To earn its keep on my cooktop, a tea kettle must do three things:
- Be as easy to de-scale as it is to fill. This rules out those ridiculous kettles with only a spout.
- Be easy to pour. All of those “helpful” kettles whose handles wobble? OUT. Double-ditto for those ones that leverage gravity so that tilting to pour releases the cap on the spout.
- Alert me to the doneness of water. What the hell’s up with those whistle-free tea kettles? I mean, the non-electric ones? At least with those, you can’t burn the house down. A little “ding” is fine under those circumstances.
Were you to view my own tea kettle—13 years mine, like the apartment—you would see it is missing the half-functional, half-decorative knob atop the cover. This is because when it broke, a mere year after I bought it, and I wrote off for a new one, the company informed me there was no way to obtain a replacement. Planned obsolescence, just like its higher-end cousins. Shameful.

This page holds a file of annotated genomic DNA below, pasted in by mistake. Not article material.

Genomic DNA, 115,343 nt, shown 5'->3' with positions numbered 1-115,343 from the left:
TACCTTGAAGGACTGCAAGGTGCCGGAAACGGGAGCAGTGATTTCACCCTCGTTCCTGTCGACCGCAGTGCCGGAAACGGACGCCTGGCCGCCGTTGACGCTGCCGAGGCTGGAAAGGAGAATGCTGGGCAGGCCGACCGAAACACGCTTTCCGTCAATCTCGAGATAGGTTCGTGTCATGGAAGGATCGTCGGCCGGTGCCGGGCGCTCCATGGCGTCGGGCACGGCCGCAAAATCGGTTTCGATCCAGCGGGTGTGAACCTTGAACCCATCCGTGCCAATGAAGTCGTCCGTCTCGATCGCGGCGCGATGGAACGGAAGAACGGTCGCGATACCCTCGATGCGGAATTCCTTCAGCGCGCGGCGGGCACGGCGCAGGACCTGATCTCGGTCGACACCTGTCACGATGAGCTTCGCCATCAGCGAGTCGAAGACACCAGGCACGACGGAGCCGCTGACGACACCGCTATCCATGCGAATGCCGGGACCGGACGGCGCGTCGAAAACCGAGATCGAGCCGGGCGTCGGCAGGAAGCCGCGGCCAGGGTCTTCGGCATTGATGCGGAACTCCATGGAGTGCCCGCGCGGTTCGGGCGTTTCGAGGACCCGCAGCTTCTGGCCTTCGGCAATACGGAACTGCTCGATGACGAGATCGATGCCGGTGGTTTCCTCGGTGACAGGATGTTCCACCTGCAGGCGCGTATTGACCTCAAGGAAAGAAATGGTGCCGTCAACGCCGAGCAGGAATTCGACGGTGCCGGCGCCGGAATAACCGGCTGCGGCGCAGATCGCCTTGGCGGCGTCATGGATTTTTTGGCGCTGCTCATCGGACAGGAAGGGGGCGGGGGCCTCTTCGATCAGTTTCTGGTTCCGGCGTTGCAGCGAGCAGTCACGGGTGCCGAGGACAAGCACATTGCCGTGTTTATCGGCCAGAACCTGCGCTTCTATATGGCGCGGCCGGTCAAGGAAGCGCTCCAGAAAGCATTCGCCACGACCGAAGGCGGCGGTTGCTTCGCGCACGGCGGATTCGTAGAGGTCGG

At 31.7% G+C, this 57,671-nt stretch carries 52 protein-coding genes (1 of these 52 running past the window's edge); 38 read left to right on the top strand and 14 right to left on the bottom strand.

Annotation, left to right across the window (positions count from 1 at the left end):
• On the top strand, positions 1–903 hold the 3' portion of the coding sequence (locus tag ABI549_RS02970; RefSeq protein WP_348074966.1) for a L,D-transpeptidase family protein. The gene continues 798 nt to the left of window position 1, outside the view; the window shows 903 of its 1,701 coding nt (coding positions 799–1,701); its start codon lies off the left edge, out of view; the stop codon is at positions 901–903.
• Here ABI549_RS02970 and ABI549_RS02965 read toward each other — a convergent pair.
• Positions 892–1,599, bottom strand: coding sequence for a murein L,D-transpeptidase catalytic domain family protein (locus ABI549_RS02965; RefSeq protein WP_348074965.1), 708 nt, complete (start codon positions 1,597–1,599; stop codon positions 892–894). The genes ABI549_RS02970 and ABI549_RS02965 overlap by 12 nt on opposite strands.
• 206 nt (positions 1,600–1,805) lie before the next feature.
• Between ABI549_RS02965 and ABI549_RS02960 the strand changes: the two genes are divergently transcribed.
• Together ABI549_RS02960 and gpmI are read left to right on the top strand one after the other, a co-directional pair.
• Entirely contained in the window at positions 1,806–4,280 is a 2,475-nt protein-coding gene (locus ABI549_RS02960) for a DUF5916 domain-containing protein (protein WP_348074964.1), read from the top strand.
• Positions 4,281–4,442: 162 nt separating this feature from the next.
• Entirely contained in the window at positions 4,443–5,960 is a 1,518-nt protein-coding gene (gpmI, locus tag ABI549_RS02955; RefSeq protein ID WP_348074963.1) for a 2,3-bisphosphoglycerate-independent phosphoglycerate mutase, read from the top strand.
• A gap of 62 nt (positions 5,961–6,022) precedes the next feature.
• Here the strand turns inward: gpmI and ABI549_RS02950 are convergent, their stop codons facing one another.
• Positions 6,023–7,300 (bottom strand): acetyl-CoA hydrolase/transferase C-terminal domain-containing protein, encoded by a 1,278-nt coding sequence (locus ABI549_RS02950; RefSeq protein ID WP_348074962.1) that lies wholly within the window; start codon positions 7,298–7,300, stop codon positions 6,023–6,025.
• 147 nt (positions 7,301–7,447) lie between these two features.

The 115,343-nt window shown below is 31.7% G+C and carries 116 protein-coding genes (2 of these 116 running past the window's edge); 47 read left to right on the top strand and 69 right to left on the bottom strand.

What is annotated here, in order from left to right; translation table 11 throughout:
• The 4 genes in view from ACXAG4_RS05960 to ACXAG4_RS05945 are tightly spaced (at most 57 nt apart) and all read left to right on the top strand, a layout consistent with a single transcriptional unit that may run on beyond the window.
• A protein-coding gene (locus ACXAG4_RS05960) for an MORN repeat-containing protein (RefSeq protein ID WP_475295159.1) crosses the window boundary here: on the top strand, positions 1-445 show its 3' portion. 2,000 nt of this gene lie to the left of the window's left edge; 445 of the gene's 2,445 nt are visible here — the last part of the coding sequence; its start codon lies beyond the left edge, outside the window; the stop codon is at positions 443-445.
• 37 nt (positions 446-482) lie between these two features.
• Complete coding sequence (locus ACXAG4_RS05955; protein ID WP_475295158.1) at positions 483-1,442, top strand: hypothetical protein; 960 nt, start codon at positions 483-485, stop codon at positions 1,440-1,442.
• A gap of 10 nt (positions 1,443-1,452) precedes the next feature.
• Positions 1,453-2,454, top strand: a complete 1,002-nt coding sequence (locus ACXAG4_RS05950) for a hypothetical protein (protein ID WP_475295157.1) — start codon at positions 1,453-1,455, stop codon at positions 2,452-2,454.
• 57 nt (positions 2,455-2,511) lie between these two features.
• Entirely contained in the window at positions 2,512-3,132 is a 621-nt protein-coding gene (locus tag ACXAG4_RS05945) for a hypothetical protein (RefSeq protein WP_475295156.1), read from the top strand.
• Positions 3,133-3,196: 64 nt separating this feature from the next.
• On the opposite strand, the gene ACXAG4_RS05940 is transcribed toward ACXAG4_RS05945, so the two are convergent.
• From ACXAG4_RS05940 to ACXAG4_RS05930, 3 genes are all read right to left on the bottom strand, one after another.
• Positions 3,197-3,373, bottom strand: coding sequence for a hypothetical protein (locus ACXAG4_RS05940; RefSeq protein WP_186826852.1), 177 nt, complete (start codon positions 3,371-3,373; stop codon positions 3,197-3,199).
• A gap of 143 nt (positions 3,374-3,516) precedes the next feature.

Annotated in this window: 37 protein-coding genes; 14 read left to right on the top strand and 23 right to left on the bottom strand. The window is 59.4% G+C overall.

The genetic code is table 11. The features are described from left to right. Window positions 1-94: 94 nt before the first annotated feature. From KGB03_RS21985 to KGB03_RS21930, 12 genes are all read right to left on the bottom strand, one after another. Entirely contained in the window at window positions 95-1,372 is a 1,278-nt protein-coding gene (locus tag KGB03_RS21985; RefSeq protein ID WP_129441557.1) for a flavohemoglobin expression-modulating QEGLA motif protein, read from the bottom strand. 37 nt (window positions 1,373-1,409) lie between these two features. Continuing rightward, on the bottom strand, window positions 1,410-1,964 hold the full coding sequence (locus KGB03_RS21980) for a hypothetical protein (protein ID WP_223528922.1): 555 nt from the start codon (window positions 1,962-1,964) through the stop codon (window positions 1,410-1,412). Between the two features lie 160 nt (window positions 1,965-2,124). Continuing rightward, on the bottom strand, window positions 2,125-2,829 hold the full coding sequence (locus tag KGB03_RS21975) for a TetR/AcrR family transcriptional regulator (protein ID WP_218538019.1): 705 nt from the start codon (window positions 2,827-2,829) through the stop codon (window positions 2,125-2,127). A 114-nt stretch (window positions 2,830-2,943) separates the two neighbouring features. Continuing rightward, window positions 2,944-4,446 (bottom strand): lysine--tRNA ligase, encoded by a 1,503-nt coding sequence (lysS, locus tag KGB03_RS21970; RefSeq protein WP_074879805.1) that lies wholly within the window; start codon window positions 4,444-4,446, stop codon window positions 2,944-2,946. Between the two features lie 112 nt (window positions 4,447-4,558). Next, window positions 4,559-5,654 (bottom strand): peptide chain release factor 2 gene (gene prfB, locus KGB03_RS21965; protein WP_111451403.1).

I drink a lot of tea—just ask my dentist—so I have searched high and low for a kettle that meets these criteria, at any (reasonable) price. No luck, so same old kettle. So I’ve just had to use a pliers around de-scaling time, and adopt a wabi-sabi attitude about the rest of it.
Still, when such a small thing to fix is the first thing a company jettisons? Shameful.
This is Day 16 of a 21-day series. For more scoop on the who/what/why, go here.